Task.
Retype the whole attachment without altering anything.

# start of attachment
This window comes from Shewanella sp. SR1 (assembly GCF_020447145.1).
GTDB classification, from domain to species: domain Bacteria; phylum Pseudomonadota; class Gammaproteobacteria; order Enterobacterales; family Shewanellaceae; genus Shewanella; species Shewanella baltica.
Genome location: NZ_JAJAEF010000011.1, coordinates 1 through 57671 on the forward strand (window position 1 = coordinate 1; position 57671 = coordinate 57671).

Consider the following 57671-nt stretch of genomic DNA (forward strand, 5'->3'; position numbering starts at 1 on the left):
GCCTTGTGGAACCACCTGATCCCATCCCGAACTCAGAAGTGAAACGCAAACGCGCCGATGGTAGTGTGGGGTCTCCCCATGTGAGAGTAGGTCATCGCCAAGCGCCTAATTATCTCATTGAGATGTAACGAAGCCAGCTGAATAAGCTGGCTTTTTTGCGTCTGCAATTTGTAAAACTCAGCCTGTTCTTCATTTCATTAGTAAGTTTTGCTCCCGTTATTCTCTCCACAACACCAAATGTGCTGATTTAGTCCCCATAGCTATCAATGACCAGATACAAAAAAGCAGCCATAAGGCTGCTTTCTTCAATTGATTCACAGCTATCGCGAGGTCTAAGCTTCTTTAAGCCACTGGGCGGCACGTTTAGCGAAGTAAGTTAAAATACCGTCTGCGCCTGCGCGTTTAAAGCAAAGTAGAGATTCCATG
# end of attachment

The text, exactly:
This window comes from Shewanella sp. SR1 (assembly GCF_020447145.1).
GTDB classification, from domain to species: domain Bacteria; phylum Pseudomonadota; class Gammaproteobacteria; order Enterobacterales; family Shewanellaceae; genus Shewanella; species Shewanella baltica.
Genome location: NZ_JAJAEF010000011.1, coordinates 1 through 57671 on the forward strand (window position 1 = coordinate 1; position 57671 = coordinate 57671).

Consider the following 57671-nt stretch of genomic DNA (forward strand, 5'->3'; position numbering starts at 1 on the left):
GCCTTGTGGAACCACCTGATCCCATCCCGAACTCAGAAGTGAAACGCAAACGCGCCGATGGTAGTGTGGGGTCTCCCCATGTGAGAGTAGGTCATCGCCAAGCGCCTAATTATCTCATTGAGATGTAACGAAGCCAGCTGAATAAGCTGGCTTTTTTGCGTCTGCAATTTGTAAAACTCAGCCTGTTCTTCATTTCATTAGTAAGTTTTGCTCCCGTTATTCTCTCCACAACACCAAATGTGCTGATTTAGTCCCCATAGCTATCAATGACCAGATACAAAAAAGCAGCCATAAGGCTGCTTTCTTCAATTGATTCACAGCTATCGCGAGGTCTAAGCTTCTTTAAGCCACTGGGCGGCACGTTTAGCGAAGTAAGTTAAAATACCGTCTGCGCCTGCGCGTTTAAAGCAAAGTAGAGATTCCATG